additive_outlier(time = random_times[4], parameter = random_parameters[4]) %>%
temporary_change(time = random_times[5], parameter = random_parameters[5]) %>%
temporary_change(time = random_times[6], parameter = random_parameters[6])
y_clean <- try(auto_clean(y_contaminated, frequency = 52, maxit.iloop = 20, maxit.oloop = 20, types = c("AO","TC"),
auto_arima_opts = list(seasonal = FALSE), method = "full", cval = 3.5, check.rank = T), silent = TRUE)
if (inherits(y_clean,'mod-error')) {
stat <- as.numeric(NA)
} else {
if (NROW(na.omit(y_clean)) != NROW(y)) {
stat <- as.numeric(NA)
} else {
stat <- mape(y, y_clean)
}
}
return(data.table(sim = i, mape = stat))
}, future.seed = TRUE, future.packages = c("tsets","tsaux","xts","data.table","magrittr"))
plan(sequential)
simulation <- rbindlist(simulation)
```

The very low MAPE we observe overall provides clear evidence that the detection algorithm performs quite well in eliminating the anomalies to the point where the decontaminated data is almost identical to the original series.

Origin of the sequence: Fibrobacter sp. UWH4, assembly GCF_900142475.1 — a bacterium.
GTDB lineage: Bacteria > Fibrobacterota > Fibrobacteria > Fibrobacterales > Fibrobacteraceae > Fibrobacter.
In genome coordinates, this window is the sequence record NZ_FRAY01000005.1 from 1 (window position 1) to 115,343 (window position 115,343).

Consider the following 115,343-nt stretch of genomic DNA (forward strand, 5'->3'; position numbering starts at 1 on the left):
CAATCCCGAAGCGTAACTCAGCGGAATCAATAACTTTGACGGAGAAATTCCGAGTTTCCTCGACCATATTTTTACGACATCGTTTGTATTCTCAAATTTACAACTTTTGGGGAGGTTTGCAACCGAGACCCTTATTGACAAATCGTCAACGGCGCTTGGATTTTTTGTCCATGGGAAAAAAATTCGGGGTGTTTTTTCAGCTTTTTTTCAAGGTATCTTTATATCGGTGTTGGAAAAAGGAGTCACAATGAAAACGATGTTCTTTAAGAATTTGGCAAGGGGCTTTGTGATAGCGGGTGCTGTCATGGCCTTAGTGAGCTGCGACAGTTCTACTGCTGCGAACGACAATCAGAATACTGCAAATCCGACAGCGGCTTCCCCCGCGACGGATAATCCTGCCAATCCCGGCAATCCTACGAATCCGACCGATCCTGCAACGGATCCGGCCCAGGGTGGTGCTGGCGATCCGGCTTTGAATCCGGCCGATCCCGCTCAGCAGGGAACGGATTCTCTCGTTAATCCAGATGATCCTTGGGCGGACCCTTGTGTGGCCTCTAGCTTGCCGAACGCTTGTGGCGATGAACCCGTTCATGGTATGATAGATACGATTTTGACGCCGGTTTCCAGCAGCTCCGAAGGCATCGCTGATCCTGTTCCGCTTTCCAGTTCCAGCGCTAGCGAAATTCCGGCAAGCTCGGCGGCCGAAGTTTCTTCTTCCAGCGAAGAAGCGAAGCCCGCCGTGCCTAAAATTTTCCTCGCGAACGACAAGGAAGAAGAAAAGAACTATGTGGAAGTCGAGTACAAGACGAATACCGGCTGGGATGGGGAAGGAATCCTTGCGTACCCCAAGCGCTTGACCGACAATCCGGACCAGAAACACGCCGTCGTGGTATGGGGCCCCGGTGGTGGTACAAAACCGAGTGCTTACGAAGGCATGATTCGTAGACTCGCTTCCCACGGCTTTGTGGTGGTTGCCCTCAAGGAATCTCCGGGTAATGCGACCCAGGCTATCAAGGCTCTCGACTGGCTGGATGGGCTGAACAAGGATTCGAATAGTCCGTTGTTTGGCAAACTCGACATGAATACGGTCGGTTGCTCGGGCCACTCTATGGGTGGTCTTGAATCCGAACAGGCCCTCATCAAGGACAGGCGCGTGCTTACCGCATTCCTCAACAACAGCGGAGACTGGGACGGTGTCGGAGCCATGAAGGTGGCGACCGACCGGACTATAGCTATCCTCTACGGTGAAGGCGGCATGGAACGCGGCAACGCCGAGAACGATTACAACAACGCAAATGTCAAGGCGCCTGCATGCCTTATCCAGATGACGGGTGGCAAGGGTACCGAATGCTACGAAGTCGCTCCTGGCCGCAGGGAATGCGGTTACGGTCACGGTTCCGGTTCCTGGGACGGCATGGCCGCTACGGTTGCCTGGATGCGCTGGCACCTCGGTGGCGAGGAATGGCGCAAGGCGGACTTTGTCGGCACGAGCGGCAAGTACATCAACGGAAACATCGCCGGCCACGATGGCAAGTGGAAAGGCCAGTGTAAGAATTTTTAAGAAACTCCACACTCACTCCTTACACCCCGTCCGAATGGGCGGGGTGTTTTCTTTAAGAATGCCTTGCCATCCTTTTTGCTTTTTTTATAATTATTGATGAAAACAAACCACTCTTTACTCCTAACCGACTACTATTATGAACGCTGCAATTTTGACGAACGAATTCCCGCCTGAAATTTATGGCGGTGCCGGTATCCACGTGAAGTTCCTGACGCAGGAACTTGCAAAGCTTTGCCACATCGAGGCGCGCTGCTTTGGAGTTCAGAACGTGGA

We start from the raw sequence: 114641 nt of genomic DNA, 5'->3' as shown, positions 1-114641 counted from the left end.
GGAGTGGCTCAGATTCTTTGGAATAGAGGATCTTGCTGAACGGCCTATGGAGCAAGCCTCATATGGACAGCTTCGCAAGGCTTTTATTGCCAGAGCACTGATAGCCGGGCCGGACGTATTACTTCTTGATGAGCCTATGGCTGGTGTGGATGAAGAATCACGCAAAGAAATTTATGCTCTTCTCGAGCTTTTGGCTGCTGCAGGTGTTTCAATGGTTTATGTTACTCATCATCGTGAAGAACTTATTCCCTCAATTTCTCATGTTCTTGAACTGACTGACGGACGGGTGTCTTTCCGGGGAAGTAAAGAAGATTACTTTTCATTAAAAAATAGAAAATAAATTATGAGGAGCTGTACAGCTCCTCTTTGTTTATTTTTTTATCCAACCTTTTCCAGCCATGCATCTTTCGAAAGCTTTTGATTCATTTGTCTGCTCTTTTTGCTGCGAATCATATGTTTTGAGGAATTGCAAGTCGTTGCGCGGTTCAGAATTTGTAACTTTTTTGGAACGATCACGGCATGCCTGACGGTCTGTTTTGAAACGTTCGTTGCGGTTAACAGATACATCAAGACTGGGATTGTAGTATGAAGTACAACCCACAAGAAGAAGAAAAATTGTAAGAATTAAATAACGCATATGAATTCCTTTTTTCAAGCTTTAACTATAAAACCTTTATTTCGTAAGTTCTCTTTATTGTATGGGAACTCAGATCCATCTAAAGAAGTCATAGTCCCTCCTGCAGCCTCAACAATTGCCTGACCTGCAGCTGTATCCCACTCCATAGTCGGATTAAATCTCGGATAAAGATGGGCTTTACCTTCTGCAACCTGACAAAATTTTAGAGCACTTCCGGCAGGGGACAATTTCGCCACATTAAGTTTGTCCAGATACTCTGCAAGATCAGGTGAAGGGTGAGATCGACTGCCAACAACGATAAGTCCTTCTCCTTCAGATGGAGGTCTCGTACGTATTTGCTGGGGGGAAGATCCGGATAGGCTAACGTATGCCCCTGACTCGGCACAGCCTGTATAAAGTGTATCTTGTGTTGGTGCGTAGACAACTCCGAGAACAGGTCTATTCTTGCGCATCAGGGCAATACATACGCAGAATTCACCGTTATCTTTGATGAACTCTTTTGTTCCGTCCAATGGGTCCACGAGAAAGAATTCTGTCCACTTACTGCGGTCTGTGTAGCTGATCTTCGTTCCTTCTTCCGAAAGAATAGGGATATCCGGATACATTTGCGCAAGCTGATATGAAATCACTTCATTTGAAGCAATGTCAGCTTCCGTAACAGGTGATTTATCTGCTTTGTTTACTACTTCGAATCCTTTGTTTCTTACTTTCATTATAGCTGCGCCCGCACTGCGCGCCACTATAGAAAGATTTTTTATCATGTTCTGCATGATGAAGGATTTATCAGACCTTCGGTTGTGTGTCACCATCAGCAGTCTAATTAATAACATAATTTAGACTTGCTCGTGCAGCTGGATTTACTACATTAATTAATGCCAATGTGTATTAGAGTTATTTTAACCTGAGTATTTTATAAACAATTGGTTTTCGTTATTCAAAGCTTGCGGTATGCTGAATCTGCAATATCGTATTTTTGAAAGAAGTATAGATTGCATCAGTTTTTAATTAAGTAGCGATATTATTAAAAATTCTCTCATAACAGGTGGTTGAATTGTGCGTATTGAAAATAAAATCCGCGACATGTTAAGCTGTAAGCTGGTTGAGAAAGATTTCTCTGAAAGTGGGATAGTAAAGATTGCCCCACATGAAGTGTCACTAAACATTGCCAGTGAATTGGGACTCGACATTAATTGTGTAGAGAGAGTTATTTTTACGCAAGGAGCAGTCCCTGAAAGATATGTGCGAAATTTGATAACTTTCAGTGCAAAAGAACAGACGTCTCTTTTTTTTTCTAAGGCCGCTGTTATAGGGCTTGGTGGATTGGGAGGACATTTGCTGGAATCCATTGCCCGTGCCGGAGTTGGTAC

For the purpose of forecasting, level shifts should never be used in the anomaly cleaning step. Once the level is changed by such a structural shift, it forever changed and we are usually interested in forecasting from current levels rather than the some counter factual level (unless there is a specific reason to do so). However, they can be included as part of a model’s regressors in order to reduce the variance of the noise.

In some cases, we may be interested in incorporating the uncertainty of future anomalies in the data.^{5} There are many ways to address this, but here we consider a change of distribution by infusing non-normal errors into the predict function. The example below illustrates how to use a skewed and heavy tailed distribution. This leaves the standard deviation of the decontaminated model intact, but allows for fatter tails and skewness. However, it would also be possible to simply change the standard deviation to a higher value and continue to use the Normal distribution.